Through SOGH and UDHA I was given the opportunity to work as an intern at the Iganga District Hospital located in the same area as the Maama project. I was hoping to learn more about the healthcare system in Uganda and experience working as a medical intern.

Iganga District Hospital was built in 1968 during the Obote regime to serve the 250 000 inhabitants. Since then the population has doubled and the hospital has emerged its service to surrounding regions. Today it is estimated to provide medical service to 1.5 million people. The facility itself has however not grown to meet the increasing needs and the number of beds has remained the same 120.

The hospital is financed by the government and has the highest rank in the Ugandan referral system. This means that next place to refer a complicated patient is the National Hospital in Mulago.

The money that is supposed to cover wages and keep the hospital running barely covers the electricity and water. There are not enough medicines, forcing the patients to buy their own leaving those who can’t afford without proper treatment. The availability of advanced equipment is limited.

Even though the conditions for the workers are hard, they make every possible effort. The ten doctors, the midwifes and the nurses that work at the hospital, manage to keep the place running by prioritizing and discharging patients that can manage further treatment at home.

My work at the facility is probably best described as a clinical practice. The first two weeks I walked beside Dr. Jude or Dr. Isa during rounds in their wards. Dr. Jude is an obstetrician in charge of the maternity ward, and Dr. Isa works in the male ward. The time schedule differed from day to day, but the following description serves as an example of a typical working day.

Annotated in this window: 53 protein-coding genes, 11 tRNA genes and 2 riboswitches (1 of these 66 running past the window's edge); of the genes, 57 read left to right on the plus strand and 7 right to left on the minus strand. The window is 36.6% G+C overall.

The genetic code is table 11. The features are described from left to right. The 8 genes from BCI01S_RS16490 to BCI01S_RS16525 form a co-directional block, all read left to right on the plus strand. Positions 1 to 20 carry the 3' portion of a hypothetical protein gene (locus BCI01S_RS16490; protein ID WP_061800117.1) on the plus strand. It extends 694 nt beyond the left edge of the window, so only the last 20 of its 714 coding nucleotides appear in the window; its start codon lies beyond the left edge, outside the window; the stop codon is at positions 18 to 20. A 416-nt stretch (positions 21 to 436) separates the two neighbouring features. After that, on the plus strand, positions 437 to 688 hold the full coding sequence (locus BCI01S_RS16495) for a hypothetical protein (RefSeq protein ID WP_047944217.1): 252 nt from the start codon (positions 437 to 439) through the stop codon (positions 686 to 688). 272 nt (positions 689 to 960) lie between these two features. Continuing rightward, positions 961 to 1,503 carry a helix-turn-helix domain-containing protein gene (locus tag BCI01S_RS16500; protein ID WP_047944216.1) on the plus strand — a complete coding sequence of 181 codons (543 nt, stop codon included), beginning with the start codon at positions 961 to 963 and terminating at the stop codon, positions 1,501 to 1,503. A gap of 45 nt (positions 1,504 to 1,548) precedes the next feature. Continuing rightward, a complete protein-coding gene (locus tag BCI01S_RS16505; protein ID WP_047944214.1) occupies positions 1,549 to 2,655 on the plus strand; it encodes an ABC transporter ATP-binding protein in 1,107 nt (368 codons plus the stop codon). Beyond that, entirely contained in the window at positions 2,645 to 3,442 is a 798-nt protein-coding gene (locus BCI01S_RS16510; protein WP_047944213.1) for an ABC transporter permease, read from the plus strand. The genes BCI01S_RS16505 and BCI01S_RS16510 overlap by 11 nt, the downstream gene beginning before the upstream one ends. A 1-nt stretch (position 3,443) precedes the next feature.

Starting at nine o’clock waiting for the doctor to arrive. The doctor then does a round at one of the wards, where we examine the patients and I can ask questions about their diagnosis. Some patients are discharged, others receive a change in treatments and a few are sent to the x-ray or have blood samples taken. One or two patients are scheduled for surgery later that day. After the round the nurses are updated and given instructions. Around one o’clock in the afternoon we visit the other wards. Around two o’clock we enter the operating theatre where I observe three or four procedures taking place before the working day is over at five o’clock.

During the third and fourth week I chose to spend more time together with midwifes, nurses and the Ugandan medical students. I found this more suitable for me considering my lack of earlier clinical experience. This turned out to be a great choice, as working together made me feel that I learned even more and that I was able to contribute to the hospital work.

I am very satisfied with my stay here, I have learned and seen new things, made many new friends and gotten my first experience of working as a medical intern.

 

Webale for reading this post!

 

-Isac

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